Beyond Atkins: how do the prongs perform during sentencing?

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dc.contributor Brodsky, Stanley L.
dc.contributor Conners, Frances A.
dc.contributor Hart, William P.
dc.contributor Almond, Bradley
dc.contributor.advisor Salekin, Karen L.
dc.contributor.author Wood, Mary E.
dc.date.accessioned 2017-03-02T19:55:16Z
dc.date.available 2017-03-02T19:55:16Z
dc.date.issued 2016
dc.identifier.other u0015_0000001_0002539
dc.identifier.other Wood_alatus_0004D_12615
dc.identifier.uri https://ir.ua.edu/handle/123456789/2810
dc.description Electronic Thesis or Dissertation
dc.description.abstract In Atkins v. Virginia (2002) the High Court categorically excluded individuals with intellectual disability (ID) from a punishment of death due to the limited judgment, poor reasoning, and reduced levels of impulse control inherent in the disability. This research explored the impact of the diagnostic prongs during sentencing for offenders found guilty of a capital crime and who failed to prove ID during an Atkins hearing. The current study used a mock jury deliberation paradigm with a large sample of undergraduate students divided into four-, five-, or six-person mock juries. Two of the three diagnostic prongs, limited intelligence and deficits in adaptive behavior, were manipulated with the goal of identifying how these deficits (or lack thereof) are interpreted independently, and in conjunction with, one another during capital mitigation. The results indicated that both IQ and AB deficits are considered mitigating by death-qualified mock jurors, and information about deficits in one or both of these areas was associated with a 1.8 times greater likelihood of a sentence of life without the possibility of parole relative to the condition in which neither IQ nor AB deficits were present. Consistent with the High Court’s ruling in Atkins v. Virginia (2002), participants who believed the hypothetical defendant had ID were significantly less likely to sentence him to death as opposed to life in prison without the possibility of parole. More broadly speaking, the current study also provided evidence that perceptions of mitigating factors mediate the relationship between individual attitudes and ultimate sentencing determinations, and perceptions of mitigating factors can be understood through the lens of attribution theory. Implications are discussed with a particular emphasis on how this information can be used in the courtroom. Recommendations for research are offered.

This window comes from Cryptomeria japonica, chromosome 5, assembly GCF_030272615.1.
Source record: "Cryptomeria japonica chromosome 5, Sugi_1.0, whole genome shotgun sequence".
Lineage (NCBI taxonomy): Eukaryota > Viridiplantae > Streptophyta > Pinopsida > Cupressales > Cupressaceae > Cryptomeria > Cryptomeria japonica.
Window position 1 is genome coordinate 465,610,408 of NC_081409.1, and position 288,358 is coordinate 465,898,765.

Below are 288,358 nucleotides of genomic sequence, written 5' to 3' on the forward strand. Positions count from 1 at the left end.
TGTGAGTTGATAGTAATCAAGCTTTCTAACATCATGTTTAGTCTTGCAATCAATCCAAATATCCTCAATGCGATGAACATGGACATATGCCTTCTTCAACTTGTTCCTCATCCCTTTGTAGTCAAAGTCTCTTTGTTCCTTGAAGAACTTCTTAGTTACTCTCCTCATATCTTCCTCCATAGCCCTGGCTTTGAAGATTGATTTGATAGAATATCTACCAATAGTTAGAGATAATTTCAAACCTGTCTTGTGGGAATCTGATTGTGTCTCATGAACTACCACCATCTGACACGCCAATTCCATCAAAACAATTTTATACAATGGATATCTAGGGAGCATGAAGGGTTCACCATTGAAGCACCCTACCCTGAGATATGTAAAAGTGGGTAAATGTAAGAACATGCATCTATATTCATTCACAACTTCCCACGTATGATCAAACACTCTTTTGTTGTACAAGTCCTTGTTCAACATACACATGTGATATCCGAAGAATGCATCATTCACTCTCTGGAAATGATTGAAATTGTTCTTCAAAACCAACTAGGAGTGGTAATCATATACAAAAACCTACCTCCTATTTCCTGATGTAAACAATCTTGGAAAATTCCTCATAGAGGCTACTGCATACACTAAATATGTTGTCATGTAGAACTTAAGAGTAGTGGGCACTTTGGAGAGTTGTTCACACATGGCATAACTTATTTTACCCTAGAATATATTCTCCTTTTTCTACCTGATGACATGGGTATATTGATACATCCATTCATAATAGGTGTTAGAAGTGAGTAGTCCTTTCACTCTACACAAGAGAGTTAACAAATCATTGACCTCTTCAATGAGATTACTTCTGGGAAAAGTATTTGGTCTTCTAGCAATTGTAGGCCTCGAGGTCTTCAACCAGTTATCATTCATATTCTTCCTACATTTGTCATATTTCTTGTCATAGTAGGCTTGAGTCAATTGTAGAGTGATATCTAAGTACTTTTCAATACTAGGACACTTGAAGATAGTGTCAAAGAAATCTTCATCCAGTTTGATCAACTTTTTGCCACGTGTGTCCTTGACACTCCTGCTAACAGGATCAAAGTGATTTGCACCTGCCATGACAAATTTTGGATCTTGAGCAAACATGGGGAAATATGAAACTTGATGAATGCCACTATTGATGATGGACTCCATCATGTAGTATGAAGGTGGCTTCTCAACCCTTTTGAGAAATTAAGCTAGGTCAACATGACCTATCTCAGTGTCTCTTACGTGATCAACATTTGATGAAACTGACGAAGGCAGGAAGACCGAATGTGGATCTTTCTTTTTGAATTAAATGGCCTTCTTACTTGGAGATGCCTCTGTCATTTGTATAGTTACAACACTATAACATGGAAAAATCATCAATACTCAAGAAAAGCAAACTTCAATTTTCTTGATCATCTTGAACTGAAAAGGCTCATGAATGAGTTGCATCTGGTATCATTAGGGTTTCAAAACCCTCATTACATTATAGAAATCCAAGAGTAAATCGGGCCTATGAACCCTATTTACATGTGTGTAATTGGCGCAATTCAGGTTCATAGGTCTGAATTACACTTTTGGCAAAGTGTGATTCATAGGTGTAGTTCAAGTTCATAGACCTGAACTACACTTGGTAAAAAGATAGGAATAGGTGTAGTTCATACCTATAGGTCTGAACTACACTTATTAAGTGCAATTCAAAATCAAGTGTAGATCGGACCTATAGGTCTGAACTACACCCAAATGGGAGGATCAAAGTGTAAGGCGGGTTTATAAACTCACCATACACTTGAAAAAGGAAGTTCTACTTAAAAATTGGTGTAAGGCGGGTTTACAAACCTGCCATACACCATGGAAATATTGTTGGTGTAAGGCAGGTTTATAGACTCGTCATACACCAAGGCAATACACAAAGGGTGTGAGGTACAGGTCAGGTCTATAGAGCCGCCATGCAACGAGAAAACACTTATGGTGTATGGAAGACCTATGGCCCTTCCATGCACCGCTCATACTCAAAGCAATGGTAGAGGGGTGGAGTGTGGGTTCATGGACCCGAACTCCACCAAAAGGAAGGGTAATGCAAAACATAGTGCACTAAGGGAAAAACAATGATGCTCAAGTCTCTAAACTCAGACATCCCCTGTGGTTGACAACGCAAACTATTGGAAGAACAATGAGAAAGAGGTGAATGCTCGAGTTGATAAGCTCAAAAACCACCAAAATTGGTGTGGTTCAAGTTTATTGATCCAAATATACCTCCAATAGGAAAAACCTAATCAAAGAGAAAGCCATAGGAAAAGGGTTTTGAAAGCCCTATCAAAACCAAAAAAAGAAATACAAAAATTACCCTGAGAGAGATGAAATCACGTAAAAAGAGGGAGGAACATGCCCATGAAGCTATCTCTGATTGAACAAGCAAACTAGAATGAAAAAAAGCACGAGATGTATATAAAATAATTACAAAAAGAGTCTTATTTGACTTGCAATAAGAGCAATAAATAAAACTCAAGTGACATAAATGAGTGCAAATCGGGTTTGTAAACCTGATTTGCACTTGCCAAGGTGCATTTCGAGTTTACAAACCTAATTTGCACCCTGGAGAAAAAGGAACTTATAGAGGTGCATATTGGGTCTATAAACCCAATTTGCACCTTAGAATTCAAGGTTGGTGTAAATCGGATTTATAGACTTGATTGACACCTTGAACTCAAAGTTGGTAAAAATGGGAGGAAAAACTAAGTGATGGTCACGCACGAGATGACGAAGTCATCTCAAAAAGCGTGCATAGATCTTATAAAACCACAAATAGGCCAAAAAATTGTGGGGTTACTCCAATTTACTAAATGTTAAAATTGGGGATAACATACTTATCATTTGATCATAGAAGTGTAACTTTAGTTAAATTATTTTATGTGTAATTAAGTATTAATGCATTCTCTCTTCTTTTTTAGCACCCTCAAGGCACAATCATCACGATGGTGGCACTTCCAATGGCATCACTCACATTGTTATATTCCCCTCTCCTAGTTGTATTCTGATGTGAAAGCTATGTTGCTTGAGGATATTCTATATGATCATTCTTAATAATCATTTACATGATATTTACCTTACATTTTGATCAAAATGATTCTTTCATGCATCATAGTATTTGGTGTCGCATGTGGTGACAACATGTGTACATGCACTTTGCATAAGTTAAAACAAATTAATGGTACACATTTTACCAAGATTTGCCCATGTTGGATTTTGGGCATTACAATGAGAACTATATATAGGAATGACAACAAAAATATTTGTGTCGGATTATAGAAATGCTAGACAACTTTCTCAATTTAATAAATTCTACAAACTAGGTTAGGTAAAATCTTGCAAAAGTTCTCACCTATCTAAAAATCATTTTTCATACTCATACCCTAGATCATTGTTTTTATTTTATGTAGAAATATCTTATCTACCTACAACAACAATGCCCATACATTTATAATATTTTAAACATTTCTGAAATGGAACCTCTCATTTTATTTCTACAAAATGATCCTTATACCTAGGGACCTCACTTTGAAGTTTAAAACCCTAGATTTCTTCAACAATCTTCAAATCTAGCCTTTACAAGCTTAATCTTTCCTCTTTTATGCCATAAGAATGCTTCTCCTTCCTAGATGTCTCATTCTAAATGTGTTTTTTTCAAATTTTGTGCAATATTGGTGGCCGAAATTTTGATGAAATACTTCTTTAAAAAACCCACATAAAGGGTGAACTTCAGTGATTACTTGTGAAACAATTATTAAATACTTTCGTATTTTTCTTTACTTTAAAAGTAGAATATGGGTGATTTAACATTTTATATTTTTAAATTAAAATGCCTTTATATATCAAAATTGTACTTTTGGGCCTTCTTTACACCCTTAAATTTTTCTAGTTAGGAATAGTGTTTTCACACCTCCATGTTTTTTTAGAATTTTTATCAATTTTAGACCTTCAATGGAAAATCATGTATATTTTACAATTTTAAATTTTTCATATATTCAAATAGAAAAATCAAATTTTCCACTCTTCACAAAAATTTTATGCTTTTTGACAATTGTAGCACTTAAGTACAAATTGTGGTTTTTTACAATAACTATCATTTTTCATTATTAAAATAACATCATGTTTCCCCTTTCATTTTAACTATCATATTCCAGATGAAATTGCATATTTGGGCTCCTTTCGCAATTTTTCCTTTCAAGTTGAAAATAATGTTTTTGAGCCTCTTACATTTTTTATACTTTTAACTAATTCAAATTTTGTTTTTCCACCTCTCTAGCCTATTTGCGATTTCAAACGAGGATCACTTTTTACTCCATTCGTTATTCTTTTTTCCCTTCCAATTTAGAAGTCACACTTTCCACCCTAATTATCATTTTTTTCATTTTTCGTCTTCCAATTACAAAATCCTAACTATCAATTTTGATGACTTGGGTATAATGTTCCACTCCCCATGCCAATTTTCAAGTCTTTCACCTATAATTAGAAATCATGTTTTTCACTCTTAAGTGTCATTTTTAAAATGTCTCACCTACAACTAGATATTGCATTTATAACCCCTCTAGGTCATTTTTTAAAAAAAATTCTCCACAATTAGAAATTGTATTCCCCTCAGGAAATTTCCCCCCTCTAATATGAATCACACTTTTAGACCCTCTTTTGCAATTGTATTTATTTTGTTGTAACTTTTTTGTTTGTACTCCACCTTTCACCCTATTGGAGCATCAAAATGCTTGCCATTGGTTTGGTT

dc.format.extent 182 p.
dc.format.medium electronic
dc.format.mimetype application/pdf
dc.language English
dc.language.iso en_US
dc.publisher University of Alabama Libraries
dc.relation.ispartof The University of Alabama Electronic Theses and Dissertations
dc.relation.ispartof The University of Alabama Libraries Digital Collections
dc.relation.haspart Supplemental material includes an IRB letter.
dc.relation.hasversion born digital
dc.rights All rights reserved by the author unless otherwise indicated.
dc.subject.other Psychology
dc.subject.other Law
dc.subject.other Clinical psychology
dc.title Beyond Atkins: how do the prongs perform during sentencing?
dc.type thesis
dc.type text
etdms.degree.department University of Alabama. Dept. of Psychology
etdms.degree.discipline Psychology
etdms.degree.grantor The University of Alabama
etdms.degree.level doctoral
etdms.degree.name Ph.D.


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